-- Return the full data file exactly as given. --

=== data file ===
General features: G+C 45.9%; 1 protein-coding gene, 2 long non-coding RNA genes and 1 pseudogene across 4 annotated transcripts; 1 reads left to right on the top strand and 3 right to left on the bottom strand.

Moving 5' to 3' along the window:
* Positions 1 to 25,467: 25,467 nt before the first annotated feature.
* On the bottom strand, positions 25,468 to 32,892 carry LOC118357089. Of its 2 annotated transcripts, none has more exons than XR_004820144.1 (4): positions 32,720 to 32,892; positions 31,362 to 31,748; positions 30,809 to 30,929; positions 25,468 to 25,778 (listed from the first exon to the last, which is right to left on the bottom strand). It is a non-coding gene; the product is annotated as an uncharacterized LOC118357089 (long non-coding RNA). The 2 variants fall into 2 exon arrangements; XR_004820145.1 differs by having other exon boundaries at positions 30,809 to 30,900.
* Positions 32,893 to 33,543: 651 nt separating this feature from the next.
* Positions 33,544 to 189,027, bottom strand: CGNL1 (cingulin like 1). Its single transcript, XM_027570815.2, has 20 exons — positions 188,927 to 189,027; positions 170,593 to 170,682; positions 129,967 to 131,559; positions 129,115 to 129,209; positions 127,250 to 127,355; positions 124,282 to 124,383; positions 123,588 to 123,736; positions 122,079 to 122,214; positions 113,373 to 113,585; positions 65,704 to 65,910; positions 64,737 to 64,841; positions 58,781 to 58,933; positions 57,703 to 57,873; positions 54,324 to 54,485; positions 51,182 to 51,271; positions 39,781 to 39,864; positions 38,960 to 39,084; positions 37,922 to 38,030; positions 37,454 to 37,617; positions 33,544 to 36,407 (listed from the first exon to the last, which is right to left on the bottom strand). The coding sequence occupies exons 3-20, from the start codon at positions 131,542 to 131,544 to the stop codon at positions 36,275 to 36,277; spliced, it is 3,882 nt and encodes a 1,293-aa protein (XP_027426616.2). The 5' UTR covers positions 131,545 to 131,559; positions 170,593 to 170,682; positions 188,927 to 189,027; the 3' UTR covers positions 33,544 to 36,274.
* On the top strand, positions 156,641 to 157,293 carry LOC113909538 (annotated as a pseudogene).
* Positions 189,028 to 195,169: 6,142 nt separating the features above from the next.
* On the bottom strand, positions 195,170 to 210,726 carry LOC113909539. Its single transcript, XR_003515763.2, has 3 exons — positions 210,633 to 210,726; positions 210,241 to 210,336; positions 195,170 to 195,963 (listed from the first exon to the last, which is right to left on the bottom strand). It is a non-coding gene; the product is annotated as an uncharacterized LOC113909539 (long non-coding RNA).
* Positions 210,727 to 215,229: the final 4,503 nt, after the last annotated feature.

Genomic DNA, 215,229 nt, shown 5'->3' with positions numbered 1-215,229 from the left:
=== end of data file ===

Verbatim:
General features: G+C 45.9%; 1 protein-coding gene, 2 long non-coding RNA genes and 1 pseudogene across 4 annotated transcripts; 1 reads left to right on the top strand and 3 right to left on the bottom strand.

Moving 5' to 3' along the window:
* Positions 1 to 25,467: 25,467 nt before the first annotated feature.
* On the bottom strand, positions 25,468 to 32,892 carry LOC118357089. Of its 2 annotated transcripts, none has more exons than XR_004820144.1 (4): positions 32,720 to 32,892; positions 31,362 to 31,748; positions 30,809 to 30,929; positions 25,468 to 25,778 (listed from the first exon to the last, which is right to left on the bottom strand). It is a non-coding gene; the product is annotated as an uncharacterized LOC118357089 (long non-coding RNA). The 2 variants fall into 2 exon arrangements; XR_004820145.1 differs by having other exon boundaries at positions 30,809 to 30,900.
* Positions 32,893 to 33,543: 651 nt separating this feature from the next.
* Positions 33,544 to 189,027, bottom strand: CGNL1 (cingulin like 1). Its single transcript, XM_027570815.2, has 20 exons — positions 188,927 to 189,027; positions 170,593 to 170,682; positions 129,967 to 131,559; positions 129,115 to 129,209; positions 127,250 to 127,355; positions 124,282 to 124,383; positions 123,588 to 123,736; positions 122,079 to 122,214; positions 113,373 to 113,585; positions 65,704 to 65,910; positions 64,737 to 64,841; positions 58,781 to 58,933; positions 57,703 to 57,873; positions 54,324 to 54,485; positions 51,182 to 51,271; positions 39,781 to 39,864; positions 38,960 to 39,084; positions 37,922 to 38,030; positions 37,454 to 37,617; positions 33,544 to 36,407 (listed from the first exon to the last, which is right to left on the bottom strand). The coding sequence occupies exons 3-20, from the start codon at positions 131,542 to 131,544 to the stop codon at positions 36,275 to 36,277; spliced, it is 3,882 nt and encodes a 1,293-aa protein (XP_027426616.2). The 5' UTR covers positions 131,545 to 131,559; positions 170,593 to 170,682; positions 188,927 to 189,027; the 3' UTR covers positions 33,544 to 36,274.
* On the top strand, positions 156,641 to 157,293 carry LOC113909538 (annotated as a pseudogene).
* Positions 189,028 to 195,169: 6,142 nt separating the features above from the next.
* On the bottom strand, positions 195,170 to 210,726 carry LOC113909539. Its single transcript, XR_003515763.2, has 3 exons — positions 210,633 to 210,726; positions 210,241 to 210,336; positions 195,170 to 195,963 (listed from the first exon to the last, which is right to left on the bottom strand). It is a non-coding gene; the product is annotated as an uncharacterized LOC113909539 (long non-coding RNA).
* Positions 210,727 to 215,229: the final 4,503 nt, after the last annotated feature.

Genomic DNA, 215,229 nt, shown 5'->3' with positions numbered 1-215,229 from the left: